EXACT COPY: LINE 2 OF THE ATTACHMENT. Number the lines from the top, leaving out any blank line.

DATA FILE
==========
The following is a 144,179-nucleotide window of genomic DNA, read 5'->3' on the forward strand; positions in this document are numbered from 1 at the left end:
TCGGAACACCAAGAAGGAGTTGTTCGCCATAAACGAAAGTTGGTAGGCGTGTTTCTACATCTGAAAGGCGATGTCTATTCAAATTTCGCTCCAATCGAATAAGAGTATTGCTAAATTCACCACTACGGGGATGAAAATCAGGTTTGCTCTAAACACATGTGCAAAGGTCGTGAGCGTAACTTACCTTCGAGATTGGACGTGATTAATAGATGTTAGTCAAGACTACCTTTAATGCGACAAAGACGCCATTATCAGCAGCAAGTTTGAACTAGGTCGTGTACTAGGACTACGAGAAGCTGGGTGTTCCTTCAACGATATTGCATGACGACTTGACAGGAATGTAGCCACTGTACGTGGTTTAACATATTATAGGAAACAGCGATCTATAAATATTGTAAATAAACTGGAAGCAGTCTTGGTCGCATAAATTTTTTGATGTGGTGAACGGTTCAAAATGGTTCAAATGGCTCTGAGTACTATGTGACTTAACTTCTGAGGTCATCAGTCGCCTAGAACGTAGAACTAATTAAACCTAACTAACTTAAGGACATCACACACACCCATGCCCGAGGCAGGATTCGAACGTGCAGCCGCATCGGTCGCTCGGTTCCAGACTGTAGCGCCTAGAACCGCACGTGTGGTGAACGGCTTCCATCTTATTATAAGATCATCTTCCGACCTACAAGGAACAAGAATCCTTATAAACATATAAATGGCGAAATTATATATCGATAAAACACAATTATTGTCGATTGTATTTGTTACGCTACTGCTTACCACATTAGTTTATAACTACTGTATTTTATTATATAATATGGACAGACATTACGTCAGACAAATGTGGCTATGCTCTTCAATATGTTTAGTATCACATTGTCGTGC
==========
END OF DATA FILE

TCGGAACACCAAGAAGGAGTTGTTCGCCATAAACGAAAGTTGGTAGGCGTGTTTCTACATCTGAAAGGCGATGTCTATTCAAATTTCGCTCCAATCGAATAAGAGTATTGCTAAATTCACCACTACGGGGATGAAAATCAGGTTTGCTCTAAACACATGTGCAAAGGTCGTGAGCGTAACTTACCTTCGAGATTGGACGTGATTAATAGATGTTAGTCAAGACTACCTTTAATGCGACAAAGACGCCATTATCAGCAGCAAGTTTGAACTAGGTCGTGTACTAGGACTACGAGAAGCTGGGTGTTCCTTCAACGATATTGCATGACGACTTGACAGGAATGTAGCCACTGTACGTGGTTTAACATATTATAGGAAACAGCGATCTATAAATATTGTAAATAAACTGGAAGCAGTCTTGGTCGCATAAATTTTTTGATGTGGTGAACGGTTCAAAATGGTTCAAATGGCTCTGAGTACTATGTGACTTAACTTCTGAGGTCATCAGTCGCCTAGAACGTAGAACTAATTAAACCTAACTAACTTAAGGACATCACACACACCCATGCCCGAGGCAGGATTCGAACGTGCAGCCGCATCGGTCGCTCGGTTCCAGACTGTAGCGCCTAGAACCGCACGTGTGGTGAACGGCTTCCATCTTATTATAAGATCATCTTCCGACCTACAAGGAACAAGAATCCTTATAAACATATAAATGGCGAAATTATATATCGATAAAACACAATTATTGTCGATTGTATTTGTTACGCTACTGCTTACCACATTAGTTTATAACTACTGTATTTTATTATATAATATGGACAGACATTACGTCAGACAAATGTGGCTATGCTCTTCAATATGTTTAGTATCACATTGTCGTGC